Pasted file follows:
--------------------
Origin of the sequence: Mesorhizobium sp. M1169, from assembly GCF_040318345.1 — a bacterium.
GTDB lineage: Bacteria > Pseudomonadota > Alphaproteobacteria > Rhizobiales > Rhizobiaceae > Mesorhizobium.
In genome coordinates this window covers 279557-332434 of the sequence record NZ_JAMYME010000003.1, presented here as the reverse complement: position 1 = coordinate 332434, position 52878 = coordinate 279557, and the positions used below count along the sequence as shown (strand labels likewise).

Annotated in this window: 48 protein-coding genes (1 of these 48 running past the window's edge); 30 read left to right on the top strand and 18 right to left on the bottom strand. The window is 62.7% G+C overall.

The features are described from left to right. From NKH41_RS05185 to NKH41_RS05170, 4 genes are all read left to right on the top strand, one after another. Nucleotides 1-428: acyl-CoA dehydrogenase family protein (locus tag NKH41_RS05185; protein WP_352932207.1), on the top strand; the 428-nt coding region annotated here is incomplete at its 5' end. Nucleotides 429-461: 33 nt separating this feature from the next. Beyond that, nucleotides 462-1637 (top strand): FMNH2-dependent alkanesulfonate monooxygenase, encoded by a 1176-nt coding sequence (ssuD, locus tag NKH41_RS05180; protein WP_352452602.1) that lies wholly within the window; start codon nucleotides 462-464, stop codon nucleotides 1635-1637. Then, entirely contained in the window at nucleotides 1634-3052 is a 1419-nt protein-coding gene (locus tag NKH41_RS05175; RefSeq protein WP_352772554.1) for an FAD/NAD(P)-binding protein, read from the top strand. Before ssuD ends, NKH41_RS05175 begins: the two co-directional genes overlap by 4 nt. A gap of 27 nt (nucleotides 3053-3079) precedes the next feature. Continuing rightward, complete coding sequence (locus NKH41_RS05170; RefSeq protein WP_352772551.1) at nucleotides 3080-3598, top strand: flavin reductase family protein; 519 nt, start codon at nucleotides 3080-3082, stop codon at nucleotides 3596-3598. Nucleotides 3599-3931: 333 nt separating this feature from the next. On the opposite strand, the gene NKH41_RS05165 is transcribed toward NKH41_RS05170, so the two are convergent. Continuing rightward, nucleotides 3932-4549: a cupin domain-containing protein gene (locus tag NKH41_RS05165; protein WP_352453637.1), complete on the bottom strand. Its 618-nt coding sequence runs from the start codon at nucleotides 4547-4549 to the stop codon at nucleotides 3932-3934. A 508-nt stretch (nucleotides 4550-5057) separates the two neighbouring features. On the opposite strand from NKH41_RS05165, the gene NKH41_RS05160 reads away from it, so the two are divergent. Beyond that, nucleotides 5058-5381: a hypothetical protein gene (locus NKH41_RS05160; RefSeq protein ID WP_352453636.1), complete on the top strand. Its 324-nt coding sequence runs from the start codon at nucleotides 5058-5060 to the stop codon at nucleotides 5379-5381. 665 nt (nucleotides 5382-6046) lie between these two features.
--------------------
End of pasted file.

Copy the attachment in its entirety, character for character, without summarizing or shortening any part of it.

Origin of the sequence: Mesorhizobium sp. M1169, from assembly GCF_040318345.1 — a bacterium.
GTDB lineage: Bacteria > Pseudomonadota > Alphaproteobacteria > Rhizobiales > Rhizobiaceae > Mesorhizobium.
In genome coordinates this window covers 279557-332434 of the sequence record NZ_JAMYME010000003.1, presented here as the reverse complement: position 1 = coordinate 332434, position 52878 = coordinate 279557, and the positions used below count along the sequence as shown (strand labels likewise).

Annotated in this window: 48 protein-coding genes (1 of these 48 running past the window's edge); 30 read left to right on the top strand and 18 right to left on the bottom strand. The window is 62.7% G+C overall.

The features are described from left to right. From NKH41_RS05185 to NKH41_RS05170, 4 genes are all read left to right on the top strand, one after another. Nucleotides 1-428: acyl-CoA dehydrogenase family protein (locus tag NKH41_RS05185; protein WP_352932207.1), on the top strand; the 428-nt coding region annotated here is incomplete at its 5' end. Nucleotides 429-461: 33 nt separating this feature from the next. Beyond that, nucleotides 462-1637 (top strand): FMNH2-dependent alkanesulfonate monooxygenase, encoded by a 1176-nt coding sequence (ssuD, locus tag NKH41_RS05180; protein WP_352452602.1) that lies wholly within the window; start codon nucleotides 462-464, stop codon nucleotides 1635-1637. Then, entirely contained in the window at nucleotides 1634-3052 is a 1419-nt protein-coding gene (locus tag NKH41_RS05175; RefSeq protein WP_352772554.1) for an FAD/NAD(P)-binding protein, read from the top strand. Before ssuD ends, NKH41_RS05175 begins: the two co-directional genes overlap by 4 nt. A gap of 27 nt (nucleotides 3053-3079) precedes the next feature. Continuing rightward, complete coding sequence (locus NKH41_RS05170; RefSeq protein WP_352772551.1) at nucleotides 3080-3598, top strand: flavin reductase family protein; 519 nt, start codon at nucleotides 3080-3082, stop codon at nucleotides 3596-3598. Nucleotides 3599-3931: 333 nt separating this feature from the next. On the opposite strand, the gene NKH41_RS05165 is transcribed toward NKH41_RS05170, so the two are convergent. Continuing rightward, nucleotides 3932-4549: a cupin domain-containing protein gene (locus tag NKH41_RS05165; protein WP_352453637.1), complete on the bottom strand. Its 618-nt coding sequence runs from the start codon at nucleotides 4547-4549 to the stop codon at nucleotides 3932-3934. A 508-nt stretch (nucleotides 4550-5057) separates the two neighbouring features. On the opposite strand from NKH41_RS05165, the gene NKH41_RS05160 reads away from it, so the two are divergent. Beyond that, nucleotides 5058-5381: a hypothetical protein gene (locus NKH41_RS05160; RefSeq protein ID WP_352453636.1), complete on the top strand. Its 324-nt coding sequence runs from the start codon at nucleotides 5058-5060 to the stop codon at nucleotides 5379-5381. 665 nt (nucleotides 5382-6046) lie between these two features.